But the story arcs are everything. Dexter in the novels and the series on tv slowly learns to feel and respond to emotion and become, essentially, human. While Walter White's actions become more and more selfishly violent as time goes on. Both story arcs are equally compelling, and both do exactly what they are supposed to. Change a character and change our view of him.

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    Yes, I think making readers empathise with your character is the important thing. I read a webserial, Worm, by Wildbow. His main character, Taylor Herbert, ends up committing very violent acts, and at the end, she violates the human rights standards pretty badly. Yet, as readers we are able to understand the rationale behind her actions because Wildbow expresses her emotions and her thought processes very well. Taylor also questions her actions, making her a very real character- she feels guilty, she tries to reassure hersef, she asks if she's becoming someone entirely different. These aspects help us to connect with her at the emotional level, even if we don't quite agree with what she's doing.

    I would say she definitely crossed the Horizon, but the way Wildbow wrote it didn't make readers hate her for that. So I don't think there is a need to draw a line with regards to the Moral Event Horizon. As long as you can make readers empathise with your character-and as Dono mentioned as well, make sure there's character development- it should be fine.

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    One of the best character studies I ever saw in a movie was Falling Down with Michael Douglas. We start out firmly on the side of this hardworking, stressed out guy who just can't catch a break. And throughout the film, as his actions spiral further and further out, we still maintain that connection with him, that empathy despite his more and more violent acts. We WANT him to get home.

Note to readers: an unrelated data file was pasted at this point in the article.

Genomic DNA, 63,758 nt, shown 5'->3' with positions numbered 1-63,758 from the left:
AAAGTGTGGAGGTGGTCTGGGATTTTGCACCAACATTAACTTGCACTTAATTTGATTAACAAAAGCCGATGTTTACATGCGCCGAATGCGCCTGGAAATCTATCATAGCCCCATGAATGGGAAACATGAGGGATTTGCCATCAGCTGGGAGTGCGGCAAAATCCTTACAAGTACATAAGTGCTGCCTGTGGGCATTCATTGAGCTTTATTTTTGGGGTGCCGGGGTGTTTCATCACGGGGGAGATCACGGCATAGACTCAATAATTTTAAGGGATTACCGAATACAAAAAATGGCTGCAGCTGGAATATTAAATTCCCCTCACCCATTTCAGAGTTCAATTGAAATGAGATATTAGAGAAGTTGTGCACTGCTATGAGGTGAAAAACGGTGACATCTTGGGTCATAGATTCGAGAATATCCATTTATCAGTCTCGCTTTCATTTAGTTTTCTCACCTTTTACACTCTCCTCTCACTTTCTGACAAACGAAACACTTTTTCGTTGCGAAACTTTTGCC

It isn't until the climactic scene where Duvall ' s cop character, another everyman dealing with life's pressures. In a brilliant bit of scriptwriting he turns the entire film on its ear and makes us see what Douglas has really been building toward. At the same time it dawns on Douglas and the audience, he says "I'm the bad guy? How'd that happen?"

    Genius. We should all aspire to create characters with that kind of depth.

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    I don't think there is or ought to be a "moral event horizon" where a character must be catagorized as good or evil. Fictional (as well as real life) characters are more interesting when they tread that "fuzzy" line between good and evil. The most interesting characters are good people who do bad things or evil characters who perform good deeds for whatever reasons and who show the emotional conflict that results from the tension of the conflict between good and evil within them. The character in Falling Down is a good example, and there are others.
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    Quote Originally Posted by Hwo Thumb View Post
    This wasn't really me asking for help about what to do with my characters, but I appreciate the advice.

    I was just wondering where other people put the line between good and evil for a character. Some might consider the example I gave to be crossing the line, while others might see the character as more real, because they're not just a Gary Stu, always doing the right thing and standing up for their beliefs. Obviously, well written characters don't come in black and white.

    To provide a better example, what about Darth Vader? He kills a roomful of helpless children, commits murder twice before breakfast, destroys an entire planet, and yet his actions seem to be forgiven at the end when he... kills yet another person. It never sat well with me, and I was wondering whether other people share my belief that there is a point a character can cross where they can't fix what they did no matter what.

    On the subject of my example, I don't think the hero has crossed the line... yet.
    My bad. I think I overinterpreted your post as "How do I keep my protagonist on the good side?"

    My statement that the line is fuzzy and twisty still applies. I'll add that evil is also more often in the eye of the beholder than the evildoer, and as a result there are about as many of those fuzzy, twisty lines as there are individuals.

    As others have said above, empathy is probably the most important thing.
    You must be the change you wish to see in the world. -- Mahatma Gandhi